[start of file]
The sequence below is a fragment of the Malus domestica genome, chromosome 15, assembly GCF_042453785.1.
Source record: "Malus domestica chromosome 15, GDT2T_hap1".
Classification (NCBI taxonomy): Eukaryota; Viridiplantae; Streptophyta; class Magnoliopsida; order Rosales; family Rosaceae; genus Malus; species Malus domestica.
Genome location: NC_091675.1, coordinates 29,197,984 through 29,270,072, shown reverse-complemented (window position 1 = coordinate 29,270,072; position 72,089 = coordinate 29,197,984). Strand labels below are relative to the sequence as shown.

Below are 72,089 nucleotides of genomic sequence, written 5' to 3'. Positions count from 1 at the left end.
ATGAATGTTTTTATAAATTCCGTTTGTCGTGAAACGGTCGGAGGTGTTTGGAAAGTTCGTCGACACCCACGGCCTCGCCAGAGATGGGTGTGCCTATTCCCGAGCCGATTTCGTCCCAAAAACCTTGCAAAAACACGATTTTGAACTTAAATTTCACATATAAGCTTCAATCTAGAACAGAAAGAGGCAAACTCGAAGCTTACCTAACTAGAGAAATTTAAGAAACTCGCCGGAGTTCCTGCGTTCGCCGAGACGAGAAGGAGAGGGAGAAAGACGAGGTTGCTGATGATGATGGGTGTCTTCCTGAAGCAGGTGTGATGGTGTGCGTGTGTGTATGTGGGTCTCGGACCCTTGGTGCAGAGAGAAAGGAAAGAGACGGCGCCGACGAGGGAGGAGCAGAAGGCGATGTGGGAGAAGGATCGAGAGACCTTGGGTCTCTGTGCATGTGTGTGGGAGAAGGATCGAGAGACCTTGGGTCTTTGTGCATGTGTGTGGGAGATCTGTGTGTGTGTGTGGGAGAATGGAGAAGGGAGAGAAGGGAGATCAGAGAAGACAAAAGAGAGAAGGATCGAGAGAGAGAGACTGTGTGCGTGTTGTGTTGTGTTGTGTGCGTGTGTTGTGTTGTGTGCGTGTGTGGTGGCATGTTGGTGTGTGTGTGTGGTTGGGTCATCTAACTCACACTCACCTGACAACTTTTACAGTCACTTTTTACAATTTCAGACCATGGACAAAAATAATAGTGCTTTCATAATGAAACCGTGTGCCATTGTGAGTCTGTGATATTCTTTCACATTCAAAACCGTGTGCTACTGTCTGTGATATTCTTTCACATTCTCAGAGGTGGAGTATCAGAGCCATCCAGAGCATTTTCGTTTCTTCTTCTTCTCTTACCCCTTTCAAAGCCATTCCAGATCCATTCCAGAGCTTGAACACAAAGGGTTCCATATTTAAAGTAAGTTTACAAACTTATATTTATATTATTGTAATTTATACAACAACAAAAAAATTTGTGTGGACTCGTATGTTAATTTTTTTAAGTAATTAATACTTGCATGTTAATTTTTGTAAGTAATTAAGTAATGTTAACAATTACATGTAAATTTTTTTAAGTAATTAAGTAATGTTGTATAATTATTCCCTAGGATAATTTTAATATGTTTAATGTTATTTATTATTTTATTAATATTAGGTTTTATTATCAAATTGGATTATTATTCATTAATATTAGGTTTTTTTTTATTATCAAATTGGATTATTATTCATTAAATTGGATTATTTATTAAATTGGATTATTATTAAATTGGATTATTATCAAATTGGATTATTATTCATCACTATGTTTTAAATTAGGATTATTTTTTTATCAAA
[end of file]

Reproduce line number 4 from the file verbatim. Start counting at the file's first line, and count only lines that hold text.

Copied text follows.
Genome location: NC_091675.1, coordinates 29,197,984 through 29,270,072, shown reverse-complemented (window position 1 = coordinate 29,270,072; position 72,089 = coordinate 29,197,984). Strand labels below are relative to the sequence as shown.